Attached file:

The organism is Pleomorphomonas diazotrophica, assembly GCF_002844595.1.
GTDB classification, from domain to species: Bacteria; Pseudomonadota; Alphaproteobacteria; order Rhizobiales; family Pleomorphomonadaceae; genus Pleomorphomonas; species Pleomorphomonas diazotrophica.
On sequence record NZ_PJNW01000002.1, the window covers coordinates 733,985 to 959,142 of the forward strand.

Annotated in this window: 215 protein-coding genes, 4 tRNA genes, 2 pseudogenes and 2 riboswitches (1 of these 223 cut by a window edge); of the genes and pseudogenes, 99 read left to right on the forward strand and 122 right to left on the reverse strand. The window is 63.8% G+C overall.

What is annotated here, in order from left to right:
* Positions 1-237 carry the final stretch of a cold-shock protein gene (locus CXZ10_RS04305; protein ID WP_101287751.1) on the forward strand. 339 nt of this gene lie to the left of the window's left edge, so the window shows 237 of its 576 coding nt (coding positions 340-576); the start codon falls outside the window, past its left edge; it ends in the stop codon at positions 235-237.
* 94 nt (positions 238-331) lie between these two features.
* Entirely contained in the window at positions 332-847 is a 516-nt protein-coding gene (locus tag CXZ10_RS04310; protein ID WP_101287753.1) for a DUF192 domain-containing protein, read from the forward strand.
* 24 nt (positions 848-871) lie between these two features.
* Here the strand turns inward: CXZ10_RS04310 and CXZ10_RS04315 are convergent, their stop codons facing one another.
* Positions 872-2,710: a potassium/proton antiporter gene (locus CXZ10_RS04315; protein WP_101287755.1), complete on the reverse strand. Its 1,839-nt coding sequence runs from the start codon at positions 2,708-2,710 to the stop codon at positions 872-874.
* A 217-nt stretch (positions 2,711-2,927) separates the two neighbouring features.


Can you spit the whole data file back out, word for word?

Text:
The organism is Pleomorphomonas diazotrophica, assembly GCF_002844595.1.
GTDB classification, from domain to species: Bacteria; Pseudomonadota; Alphaproteobacteria; order Rhizobiales; family Pleomorphomonadaceae; genus Pleomorphomonas; species Pleomorphomonas diazotrophica.
On sequence record NZ_PJNW01000002.1, the window covers coordinates 733,985 to 959,142 of the forward strand.

Annotated in this window: 215 protein-coding genes, 4 tRNA genes, 2 pseudogenes and 2 riboswitches (1 of these 223 cut by a window edge); of the genes and pseudogenes, 99 read left to right on the forward strand and 122 right to left on the reverse strand. The window is 63.8% G+C overall.

What is annotated here, in order from left to right:
* Positions 1-237 carry the final stretch of a cold-shock protein gene (locus CXZ10_RS04305; protein ID WP_101287751.1) on the forward strand. 339 nt of this gene lie to the left of the window's left edge, so the window shows 237 of its 576 coding nt (coding positions 340-576); the start codon falls outside the window, past its left edge; it ends in the stop codon at positions 235-237.
* 94 nt (positions 238-331) lie between these two features.
* Entirely contained in the window at positions 332-847 is a 516-nt protein-coding gene (locus tag CXZ10_RS04310; protein ID WP_101287753.1) for a DUF192 domain-containing protein, read from the forward strand.
* 24 nt (positions 848-871) lie between these two features.
* Here the strand turns inward: CXZ10_RS04310 and CXZ10_RS04315 are convergent, their stop codons facing one another.
* Positions 872-2,710: a potassium/proton antiporter gene (locus CXZ10_RS04315; protein WP_101287755.1), complete on the reverse strand. Its 1,839-nt coding sequence runs from the start codon at positions 2,708-2,710 to the stop codon at positions 872-874.
* A 217-nt stretch (positions 2,711-2,927) separates the two neighbouring features.